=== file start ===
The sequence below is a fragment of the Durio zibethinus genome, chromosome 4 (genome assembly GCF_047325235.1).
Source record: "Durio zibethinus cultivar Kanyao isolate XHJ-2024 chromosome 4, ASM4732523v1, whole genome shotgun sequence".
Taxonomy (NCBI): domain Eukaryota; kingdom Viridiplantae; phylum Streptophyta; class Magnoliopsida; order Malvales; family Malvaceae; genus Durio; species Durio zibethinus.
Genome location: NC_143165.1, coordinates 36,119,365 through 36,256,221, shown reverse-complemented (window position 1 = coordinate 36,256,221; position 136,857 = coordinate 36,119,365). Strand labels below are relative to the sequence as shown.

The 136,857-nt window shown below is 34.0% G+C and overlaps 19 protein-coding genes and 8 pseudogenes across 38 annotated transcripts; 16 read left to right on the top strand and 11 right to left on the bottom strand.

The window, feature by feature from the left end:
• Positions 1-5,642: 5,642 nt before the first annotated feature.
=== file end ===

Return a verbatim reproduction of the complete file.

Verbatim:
The sequence below is a fragment of the Durio zibethinus genome, chromosome 4 (genome assembly GCF_047325235.1).
Source record: "Durio zibethinus cultivar Kanyao isolate XHJ-2024 chromosome 4, ASM4732523v1, whole genome shotgun sequence".
Taxonomy (NCBI): domain Eukaryota; kingdom Viridiplantae; phylum Streptophyta; class Magnoliopsida; order Malvales; family Malvaceae; genus Durio; species Durio zibethinus.
Genome location: NC_143165.1, coordinates 36,119,365 through 36,256,221, shown reverse-complemented (window position 1 = coordinate 36,256,221; position 136,857 = coordinate 36,119,365). Strand labels below are relative to the sequence as shown.

The 136,857-nt window shown below is 34.0% G+C and overlaps 19 protein-coding genes and 8 pseudogenes across 38 annotated transcripts; 16 read left to right on the top strand and 11 right to left on the bottom strand.

The window, feature by feature from the left end:
• Positions 1-5,642: 5,642 nt before the first annotated feature.